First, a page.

- preparing the pricing strategy and deciding on your product’s positioning;
- going through a list of most requested features;
conducting customers’ interviews that will help you see their motivation to use the product.
There are also some crucial questions you should know the answers to as a product marketing manager:
- How will this new feature influence the product’s growth?
- What are the primary product’s bottlenecks and customer pain-points?
- What would be the best way to launch new features?
These questions will not only help you effectively market the product but can also influence how it unwraps and give your users what they genuinely want and need.”
Let me translate how this manifests into Product Marketing You. Let’s talk about the job of “product marketer” first:
- “Communicating product changes to your customers in an understandable way” — becomes — Communicating what your team learned (product changes) to the people “renting” their time (customers).
- “Developing a product strategy and keeping the balance between your team’s vision for the product and the needs of the customers” — becomes — Developing a strategy for your team that keeps a balance between your team’s needs and your organization’s needs.
- “Preparing the pricing strategy and deciding on your product’s positioning.” — becomes — Being strategic about how to prioritize your “inventory” — aka their time — while also choosing the best strategy to make it easy for decision-makers to understand and agree with these priorities.
- “Going through a list of most requested features.” — becomes — Understanding what is needed to support the immediate, near future, and long term strategic priorities and communicating them.
- “Conducting customers’ interviews that will help you see their motivation to use the product.” — becomes — Understanding what the people who “rent” your team’s time need from you in the future — building a Future Them strategy.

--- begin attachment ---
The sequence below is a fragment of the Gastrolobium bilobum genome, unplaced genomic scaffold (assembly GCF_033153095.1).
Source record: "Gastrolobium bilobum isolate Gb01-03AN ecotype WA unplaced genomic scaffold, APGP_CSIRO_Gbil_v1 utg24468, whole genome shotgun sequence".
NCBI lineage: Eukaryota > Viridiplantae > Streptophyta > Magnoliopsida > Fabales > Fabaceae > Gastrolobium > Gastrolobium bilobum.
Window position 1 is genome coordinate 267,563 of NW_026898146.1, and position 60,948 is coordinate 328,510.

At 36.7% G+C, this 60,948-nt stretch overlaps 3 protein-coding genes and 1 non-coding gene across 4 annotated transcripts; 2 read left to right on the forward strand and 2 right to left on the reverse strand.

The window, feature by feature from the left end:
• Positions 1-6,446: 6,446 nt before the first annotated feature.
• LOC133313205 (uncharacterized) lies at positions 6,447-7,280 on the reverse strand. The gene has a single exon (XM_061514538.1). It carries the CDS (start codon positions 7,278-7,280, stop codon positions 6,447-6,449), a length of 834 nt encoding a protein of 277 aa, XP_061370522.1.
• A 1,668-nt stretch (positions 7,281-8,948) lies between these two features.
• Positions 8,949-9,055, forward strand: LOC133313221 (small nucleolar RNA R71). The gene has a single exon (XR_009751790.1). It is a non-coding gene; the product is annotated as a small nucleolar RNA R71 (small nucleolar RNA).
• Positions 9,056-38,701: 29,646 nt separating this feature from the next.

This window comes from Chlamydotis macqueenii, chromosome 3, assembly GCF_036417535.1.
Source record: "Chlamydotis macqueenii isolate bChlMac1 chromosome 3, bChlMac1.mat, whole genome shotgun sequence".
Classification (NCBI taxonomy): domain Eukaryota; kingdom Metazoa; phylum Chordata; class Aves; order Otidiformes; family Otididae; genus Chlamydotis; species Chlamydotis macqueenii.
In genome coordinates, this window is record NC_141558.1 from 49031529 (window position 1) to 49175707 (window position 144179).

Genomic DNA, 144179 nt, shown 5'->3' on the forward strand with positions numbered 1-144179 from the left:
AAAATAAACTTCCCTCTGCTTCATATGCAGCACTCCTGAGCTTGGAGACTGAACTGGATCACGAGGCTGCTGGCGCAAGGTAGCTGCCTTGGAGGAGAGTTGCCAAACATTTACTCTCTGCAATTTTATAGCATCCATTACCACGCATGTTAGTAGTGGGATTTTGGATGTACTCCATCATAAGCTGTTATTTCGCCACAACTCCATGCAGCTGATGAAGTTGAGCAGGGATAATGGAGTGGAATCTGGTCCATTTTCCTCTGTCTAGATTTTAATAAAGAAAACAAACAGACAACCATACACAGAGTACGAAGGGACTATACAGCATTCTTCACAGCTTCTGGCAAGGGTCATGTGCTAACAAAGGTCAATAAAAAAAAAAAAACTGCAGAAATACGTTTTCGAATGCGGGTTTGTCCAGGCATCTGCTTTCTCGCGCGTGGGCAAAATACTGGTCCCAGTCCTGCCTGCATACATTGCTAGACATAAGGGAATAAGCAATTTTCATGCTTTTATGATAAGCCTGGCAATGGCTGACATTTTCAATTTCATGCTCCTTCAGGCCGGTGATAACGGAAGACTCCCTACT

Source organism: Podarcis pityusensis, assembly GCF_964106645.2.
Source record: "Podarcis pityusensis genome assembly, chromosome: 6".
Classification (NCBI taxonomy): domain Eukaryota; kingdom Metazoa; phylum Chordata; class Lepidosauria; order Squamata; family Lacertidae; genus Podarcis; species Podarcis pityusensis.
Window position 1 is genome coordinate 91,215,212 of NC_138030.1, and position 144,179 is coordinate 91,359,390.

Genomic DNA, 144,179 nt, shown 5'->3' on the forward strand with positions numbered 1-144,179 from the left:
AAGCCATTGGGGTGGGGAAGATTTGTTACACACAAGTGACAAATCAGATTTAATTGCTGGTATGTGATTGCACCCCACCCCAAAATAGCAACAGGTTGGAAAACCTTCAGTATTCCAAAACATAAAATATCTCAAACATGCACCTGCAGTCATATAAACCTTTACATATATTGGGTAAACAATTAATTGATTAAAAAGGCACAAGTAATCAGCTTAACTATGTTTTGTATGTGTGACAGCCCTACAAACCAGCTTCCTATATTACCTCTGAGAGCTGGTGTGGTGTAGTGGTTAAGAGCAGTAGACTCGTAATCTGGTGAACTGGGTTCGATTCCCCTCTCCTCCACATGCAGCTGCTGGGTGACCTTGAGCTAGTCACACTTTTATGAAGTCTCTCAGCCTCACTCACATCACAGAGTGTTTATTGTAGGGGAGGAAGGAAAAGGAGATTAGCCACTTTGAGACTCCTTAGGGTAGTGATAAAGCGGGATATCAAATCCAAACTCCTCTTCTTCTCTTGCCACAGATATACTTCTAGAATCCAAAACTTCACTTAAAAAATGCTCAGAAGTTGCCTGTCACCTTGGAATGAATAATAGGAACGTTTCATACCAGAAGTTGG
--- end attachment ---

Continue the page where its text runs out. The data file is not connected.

Curious about how to think about the Future Them? Matylda’s product questions are SPOT on if you swap out the product for you:
- How will this new feature influence the product’s growth? — Will the new skill or learning (feature) help my team have more impact?
- What are the primary product’s bottlenecks and customer pain-points?Are there any bottlenecks or pain points for the people who “rent” our time?
What would be the best way to launch new features? — What is the best way to teach others about evolving abilities and additional potential?
Step 3: Start doing your job.
So often, I hear from leaders who are inundated with things to do and asks from other organizations. Or the “if only” lament.
The clearer you are about who your team is, their value, and how it can help other groups in your company, the easier it is for them to choose to include your team members. When this is working well, you don’t even need to ask. They decide to “rent” their time.
My hope is you’re already doing your job. You’ve intrinsically known that this is how to lead a team and foster collaboration across the organization. What you might not have had is this framework to think about your team’s time. I hope it helps you think about how to maximize the most valuable and limited resource you have.
And here’s a thought, you’re a product that people rent. Yes, of course, you need to think about the Future You.